Hollywood: snow and rainbows

Photographer Anthony Citrano captured this shot of the Hollywood sign, with bands of snow visible in the sky above, as a rainbow shines in the foreground. Snow and small hail fell in Los Angeles this weekend, with some of the lowest temperatures we've experienced here in recorded history. Oh my god so intense. Follow the photographer on Twitter.


  1. Looks like that rainbow ends on top of the church of scientology. Also: in before the global warming deniers.

    Seriously though, I live in Glendale and it’s been really lovely the last couple of days to walk outside my door and see on the mountain.

  2. It looks like two seasons happening at the same time. Double seasons! Oh my god. Oh my god. Oh god. What does this mean? Oh. Oh my god. Oh. Oh. God.

    1. I believe the hail was on the Valley side of the hill (the back of the Hollywood sign) while the weather and temperature were different on the city side of the hill, hence the rainbow.

      Just yesterday, there was an icy biting coldness to the air but when I went over to the Valley, it was cold however easily 10 degrees warmer than just a few miles away. What a difference a mountain range going through a city makes.

  3. I had heard on Friday that we might see a “light dusting of snow on the Hollywood sign” over the weekend, so I was looking forward to some nifty images.

    But I find myself strangely disappointed. Last August we had record-breaking high temperatures in L.A. which felt just comfortably toasty to me. Did we actually have close to record lows this weekend? I could swear it felt chilly, but not record-stretchingly so. Have I actually become even less sensitive to temperatures in my old age?

    Still, the San Gabriels have been postcard-picturesque as a result. Just as our beaches make decent foregrounds for our sunsets (but aren’t necessarily things you’d want to swim near), we here in L.A. keep our snow sensibly dusted over our nearby mountain ranges, where we don’t have to shovel it, but we can occasionally look at it.

    It’s all image out here.

  4. Oh great, they’ll get 2mm of snow, and they’ll start to call it Snowzilla, or something.

    /Here, at least 160 cm, just for the month of February.

  5. OMG, it was SO cold here when I went for my bike ride, I ended up wearing my hoodie all the way, when usually I take it off a couple of miles into it. I nearly died.

  6. Actually, the overnight low temps didn’t get quite as low as the models were predicting. None of the reporting stations south of the San Gabriels even hit freezing. Nowhere near a record, even for the date.

    OTOH, it definitely did snow at ~600 ft on the floor of the San Fernando Valley. We got about half an inch in northern Studio City, and parts of Burbank got an inch or so. There was just a single train of convective cells popping up off the Santa Monicas and traveling east by northeast over the east Valley. Dusted the Verdugos all sparkly-white in the sunset.

    Not the first time it’s happened – parts of the Valley floor got accumulations of up to a foot back in the late ’40s.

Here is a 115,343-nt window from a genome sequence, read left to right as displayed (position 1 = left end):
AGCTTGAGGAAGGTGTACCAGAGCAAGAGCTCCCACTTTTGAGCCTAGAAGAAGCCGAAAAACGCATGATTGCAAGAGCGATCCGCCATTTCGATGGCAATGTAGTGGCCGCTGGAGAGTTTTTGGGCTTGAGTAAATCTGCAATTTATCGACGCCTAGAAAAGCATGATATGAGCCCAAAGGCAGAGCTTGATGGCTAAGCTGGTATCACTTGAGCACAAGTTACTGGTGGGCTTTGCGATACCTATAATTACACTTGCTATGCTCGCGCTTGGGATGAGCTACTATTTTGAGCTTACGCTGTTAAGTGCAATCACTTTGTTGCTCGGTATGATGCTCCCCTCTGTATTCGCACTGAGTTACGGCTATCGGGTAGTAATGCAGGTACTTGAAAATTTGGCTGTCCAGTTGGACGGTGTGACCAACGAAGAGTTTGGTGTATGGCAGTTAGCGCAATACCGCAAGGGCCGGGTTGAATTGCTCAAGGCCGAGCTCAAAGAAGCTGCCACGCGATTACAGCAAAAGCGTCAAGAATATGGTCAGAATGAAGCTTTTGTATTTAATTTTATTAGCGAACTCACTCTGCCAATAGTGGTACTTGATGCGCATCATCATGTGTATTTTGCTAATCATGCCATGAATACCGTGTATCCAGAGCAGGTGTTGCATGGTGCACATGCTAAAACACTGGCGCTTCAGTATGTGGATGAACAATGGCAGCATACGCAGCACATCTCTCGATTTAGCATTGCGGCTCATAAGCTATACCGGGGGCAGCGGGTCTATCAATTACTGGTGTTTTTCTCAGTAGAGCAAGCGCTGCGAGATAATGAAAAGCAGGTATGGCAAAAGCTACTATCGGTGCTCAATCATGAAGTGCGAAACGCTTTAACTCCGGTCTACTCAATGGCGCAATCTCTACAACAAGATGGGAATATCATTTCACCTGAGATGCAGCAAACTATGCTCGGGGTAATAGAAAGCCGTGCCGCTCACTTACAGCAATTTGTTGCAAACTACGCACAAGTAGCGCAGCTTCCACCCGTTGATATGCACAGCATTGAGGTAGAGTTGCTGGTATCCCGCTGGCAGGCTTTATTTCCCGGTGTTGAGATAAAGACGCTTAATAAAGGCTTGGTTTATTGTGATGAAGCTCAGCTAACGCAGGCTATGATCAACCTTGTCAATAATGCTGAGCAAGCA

And, yes, it was snow, not hail. Watched it come floating down. Small crystals and occasional drifts of bigger fluffy flakes. Very delicate.

    1. Wow. I just read Schmidt’s article. And that is one pathetic wuss.

      To my way of thinking, “terrible” weather is the kind that costs lives, destroys property, and makes people wonder why they ever chose to live in such a deadly hellhole. We have earthquakes to serve those ends. We had the merest powdered-sugar-dusting of snow (the first in decades, maybe) while much of the rest of the nation has spent weeks buried under yards of the stuff. We’ve had something like a decent few splashes of rain, but the river has not been in danger of flooding the basin, and I’m still only allowed to water the lawn a couple days a week.

      We have no monsoon season like parts of Arizona. We have no hurricane season like the entire southeast. We have no frozen-solid-ice-storm-snowpocalypse like the northeast and the midwest. We have no tornado season. What do we have? Santa Anas and June Gloom. Scary!

      I’m reminded of some serious L.A. rain that fell during early spring 1992. There’s a gate that stands near where Burbank Boulevard crosses the 405 freeway near the Sepulveda Dam. Burbank Boulevard descends after the gate into a floodplain there, and as the water rose behind the dam that rainy day, the Army Corps of Engineers stationed there wondered when the LAPD or CHP planned on closing the gate. And while the water continued rising, the cops wondered why the Army didn’t close the gate. Eventually the water rose so high that people had to be airlifted off their submerged vehicles on Burbank Blvd, because the gate had never been closed in all its many decades of existence, because the road had never flooded before and nobody could remember who had the authority to close it. The floodplain hadn’t flooded in so long, there were two golf courses built within it.

      Things like that almost qualify as “terrible weather,” but they’re more noteworthy because of their rarity. Here it is now, March 1, three weeks remaining of winter, and it’s sunny and clear and in the high sixties. And not for the first, tenth, or even thirtieth time this year.

      Any of you folks north of the Mason-Dixon line been able to step outside in your shirtsleeves in the last four months?

      Terrible weather in L.A. my cracked ass.

    2. If February is only disappointing because it’s below normal, you have good weather. When an above average February still makes you wonder why the air hates you, then we can talk.

  7. wait, a rainbow in front of land, can that happen, i thought they existed only in the eye and that effect made them effectively infinitely far off.

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